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Diversion: Sense and Cents

On September 12, 2002, the Alberta Beverage Contain- er Management Board (BCMB) failed to reach a unanimous decision to set beer-container handling fees for Alberta depots. Subsequently, the board ini...


On September 12, 2002, the Alberta Beverage Contain- er Management Board (BCMB) failed to reach a unanimous decision to set beer-container handling fees for Alberta depots. Subsequently, the board initiated arbitration, which immediately triggered two simultaneous requests for judicial review by the Alberta Bottle Depot Association (ABDA) and the Western Brewers Association (WBA).

The ABDA contends that the Alberta BCMB’s decision to arbitrate amounts to an improper delegation of its regulatory authority to a third party. Its position is that a majority vote by the board should be enough to put the matter to rest. Conversely, the WBA contends that the board does not have (and arbitrators tasked to preside over such an arbitration would not have) enough cost information to determine what constitutes reasonable handling fees. The WBA contends that in failing to collect such information the Alberta BCMB has not met the requirements of its own bylaws.

A new “regulated industry” approach is expected to result in a more reasonable, fair and transparent process for setting bottle depot handling fees.

Background

The Alberta BCMB’s bylaws are unique among Canadian bottle deposit jurisdictions in that they explicitly stipulate that handling fees should balance the need for a “fair return” to depots with the need for the lowest possible cost to consumers. Moreover, the same bylaws also give the board authority to collect whatever “sound information” it requires from bottle depots to ensure this balance.

Ironically, on the same day that the Alberta BCMB failed to reach a decision on beer-container handling fees it voted to launch an extremely progressive program to collect detailed cost and capital data from the 215 bottle depots as a provision to re-license. Whatever the outcome of the ongoing litigation, this initiative offers the opportunity to set a new course for the Alberta BCMB and establish a Canadian precedent for the setting of reasonable, credible and defensible bottle depot handling fees.

Using a data collection template or “Uniform Code of Accounts,” it collects depot-by-depot data on wage rates, employment hours, taxes, leases, utility expenses, equipment capital costs and rentals, vehicle costs and a host of other depot-related expenses.

A necessary precursor to a “regulated industry” or “utility” approach to setting fees for the collection of credible, defensible and audited cost data would result in reasonable handling fees and also offer opportunities to increase depot efficiency and to assess the benefits of applying volume-based tiered handling fees.

Regulated industry approach

So how would a “regulated industry” or “utility” approach for setting handling fees work? Essentially, the total cost to operate Alberta bottle depots is the sum of the average annual operating costs of depots (including a depreciation allowance on capital) plus a “fair return” on assets. Handling fees are then set simply by portioning this total cost to different classes of containers (e.g. aluminum beer cans vs. plastic pop bottles) based on the relative effort required to redeem them (which is referred to as activity-based costing).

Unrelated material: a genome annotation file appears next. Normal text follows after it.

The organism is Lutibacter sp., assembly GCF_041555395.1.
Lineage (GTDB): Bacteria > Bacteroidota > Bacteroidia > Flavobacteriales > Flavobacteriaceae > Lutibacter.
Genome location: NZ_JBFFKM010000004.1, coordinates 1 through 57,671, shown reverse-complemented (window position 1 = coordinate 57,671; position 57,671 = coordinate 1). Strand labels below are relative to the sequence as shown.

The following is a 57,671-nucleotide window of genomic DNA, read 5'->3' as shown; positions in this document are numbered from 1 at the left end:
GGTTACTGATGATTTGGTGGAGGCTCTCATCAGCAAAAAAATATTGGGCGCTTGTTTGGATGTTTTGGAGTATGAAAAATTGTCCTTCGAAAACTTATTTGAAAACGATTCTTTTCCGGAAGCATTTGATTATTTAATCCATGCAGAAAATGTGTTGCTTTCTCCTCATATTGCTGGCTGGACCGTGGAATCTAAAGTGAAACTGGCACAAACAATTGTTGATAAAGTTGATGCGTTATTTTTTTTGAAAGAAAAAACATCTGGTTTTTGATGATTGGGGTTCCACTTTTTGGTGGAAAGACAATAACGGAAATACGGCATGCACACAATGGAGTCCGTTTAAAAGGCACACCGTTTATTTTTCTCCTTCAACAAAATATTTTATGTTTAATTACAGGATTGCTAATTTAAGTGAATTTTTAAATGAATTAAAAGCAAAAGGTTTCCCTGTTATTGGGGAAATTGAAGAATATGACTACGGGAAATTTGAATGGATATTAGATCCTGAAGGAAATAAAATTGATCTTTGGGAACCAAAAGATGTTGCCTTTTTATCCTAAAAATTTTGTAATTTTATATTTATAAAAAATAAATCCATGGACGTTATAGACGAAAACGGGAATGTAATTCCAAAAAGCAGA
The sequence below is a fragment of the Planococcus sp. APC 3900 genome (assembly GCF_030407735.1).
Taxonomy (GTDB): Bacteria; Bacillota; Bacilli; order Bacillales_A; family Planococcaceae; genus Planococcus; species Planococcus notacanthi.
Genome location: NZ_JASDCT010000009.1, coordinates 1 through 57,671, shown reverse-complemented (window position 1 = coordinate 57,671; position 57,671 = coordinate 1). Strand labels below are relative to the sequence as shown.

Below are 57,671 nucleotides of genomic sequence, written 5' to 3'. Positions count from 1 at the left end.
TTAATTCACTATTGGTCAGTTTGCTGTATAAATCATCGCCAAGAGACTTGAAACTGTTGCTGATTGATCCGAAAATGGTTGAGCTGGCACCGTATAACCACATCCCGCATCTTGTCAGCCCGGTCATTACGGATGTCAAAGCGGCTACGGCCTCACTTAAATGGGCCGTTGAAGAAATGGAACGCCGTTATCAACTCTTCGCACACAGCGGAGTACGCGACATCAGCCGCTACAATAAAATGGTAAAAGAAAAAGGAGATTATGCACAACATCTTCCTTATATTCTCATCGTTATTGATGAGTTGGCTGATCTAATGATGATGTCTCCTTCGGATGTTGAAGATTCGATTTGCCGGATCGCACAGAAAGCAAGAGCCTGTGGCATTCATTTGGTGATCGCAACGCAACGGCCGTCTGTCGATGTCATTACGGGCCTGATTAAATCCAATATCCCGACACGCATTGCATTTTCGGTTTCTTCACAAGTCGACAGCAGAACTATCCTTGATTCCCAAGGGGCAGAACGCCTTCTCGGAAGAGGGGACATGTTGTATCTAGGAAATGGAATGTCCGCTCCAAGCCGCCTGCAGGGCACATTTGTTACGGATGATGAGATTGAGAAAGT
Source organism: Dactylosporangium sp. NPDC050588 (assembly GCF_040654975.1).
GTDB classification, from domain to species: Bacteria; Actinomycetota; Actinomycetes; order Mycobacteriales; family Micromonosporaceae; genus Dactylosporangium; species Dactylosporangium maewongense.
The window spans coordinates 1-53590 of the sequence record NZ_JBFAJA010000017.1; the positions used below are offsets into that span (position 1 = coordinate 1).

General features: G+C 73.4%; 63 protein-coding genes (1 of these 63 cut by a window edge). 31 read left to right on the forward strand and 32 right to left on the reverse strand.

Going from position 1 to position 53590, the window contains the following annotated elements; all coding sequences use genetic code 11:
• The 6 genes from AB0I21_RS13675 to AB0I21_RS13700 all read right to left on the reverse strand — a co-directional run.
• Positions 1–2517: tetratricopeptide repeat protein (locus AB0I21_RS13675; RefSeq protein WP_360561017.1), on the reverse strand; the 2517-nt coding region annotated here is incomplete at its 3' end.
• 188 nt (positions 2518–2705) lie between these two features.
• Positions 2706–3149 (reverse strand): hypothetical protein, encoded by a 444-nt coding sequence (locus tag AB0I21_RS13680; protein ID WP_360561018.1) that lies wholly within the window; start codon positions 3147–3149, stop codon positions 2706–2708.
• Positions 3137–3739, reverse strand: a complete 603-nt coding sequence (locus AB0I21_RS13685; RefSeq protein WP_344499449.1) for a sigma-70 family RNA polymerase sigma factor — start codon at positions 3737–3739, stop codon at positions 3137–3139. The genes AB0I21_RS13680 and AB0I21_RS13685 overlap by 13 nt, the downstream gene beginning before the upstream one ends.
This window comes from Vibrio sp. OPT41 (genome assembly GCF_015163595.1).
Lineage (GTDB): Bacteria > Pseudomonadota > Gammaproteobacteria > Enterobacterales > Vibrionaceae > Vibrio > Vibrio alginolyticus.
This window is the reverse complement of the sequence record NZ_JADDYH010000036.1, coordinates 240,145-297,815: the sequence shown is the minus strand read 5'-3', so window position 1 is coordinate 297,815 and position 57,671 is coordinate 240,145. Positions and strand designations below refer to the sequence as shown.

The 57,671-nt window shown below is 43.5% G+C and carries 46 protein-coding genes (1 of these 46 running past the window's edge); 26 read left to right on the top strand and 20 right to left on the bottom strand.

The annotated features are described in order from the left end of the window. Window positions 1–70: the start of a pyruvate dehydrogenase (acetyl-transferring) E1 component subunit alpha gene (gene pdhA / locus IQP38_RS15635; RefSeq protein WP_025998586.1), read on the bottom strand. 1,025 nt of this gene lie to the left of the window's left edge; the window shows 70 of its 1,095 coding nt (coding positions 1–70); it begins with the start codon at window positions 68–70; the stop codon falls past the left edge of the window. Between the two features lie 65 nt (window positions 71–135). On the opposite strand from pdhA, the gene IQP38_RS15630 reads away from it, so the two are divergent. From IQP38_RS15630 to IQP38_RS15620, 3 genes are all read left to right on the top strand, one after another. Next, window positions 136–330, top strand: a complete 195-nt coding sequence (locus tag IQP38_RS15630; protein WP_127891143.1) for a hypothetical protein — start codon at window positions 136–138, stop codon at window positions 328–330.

The collection of operating cost data such as on wage rates, employment hours, taxes, leases, utility expenses, etc. is rather straightforward. An assessment of assets on which to set a fair return is only marginally more difficult and will require Alberta depots to report the capital costs expended to start up and operate their bottle depot. In addition, information on depreciation of those assets and the amount of working capital (e.g., the amount required to pay bills in the time between incurring a cash outlay and receipt of a cash income) is also critical information.

(As an aside, if there is any weakness in the current format of the board’s Uniform Code of Accounts it’s in the requirement to provide details regarding capital and depreciation.)

Now, let’s address the slightly more complex issue of a “fair return” (something which the Alberta BCMB has yet to address). A fair return is really nothing more than a percentage return (or return rate) on the depreciated capital base and working capital. But what return rate to use? Most regulators of other regulated industries (e.g., natural gas pipelines, electric utilities, private water utilities, etc.) would say they do not calculate a rate of return in any precise mathematical way. Rather, it is a number that to some extent is a subjective judgment call by the regulator as to what is “fair.”

Prior to making this judgment, regulators will often consider the earnings of similar businesses facing the same type of risk. They will consider the potential dividends and capital gains that depots may realize relative to the investment made in the depot and risk premiums that provide depot operators with a return that is greater than what might be achieved if they simply bought government bonds.

While a “regulated industry” or “utility” approach for setting handling fees might be new to the bottle depot business, it’s an approach that Canadian jurisdictions have been developing through a century of trial and error, court appeals, and through public policy debate in legislatures. This process should result in a set of handling fees that are less likely to be source of conflict between bottle depots as regulated service providers and brand-owners.

Usman Valiante is principal of General Science Works, based in Toronto, Ontario. E-mail Usman at valiante@ican.net


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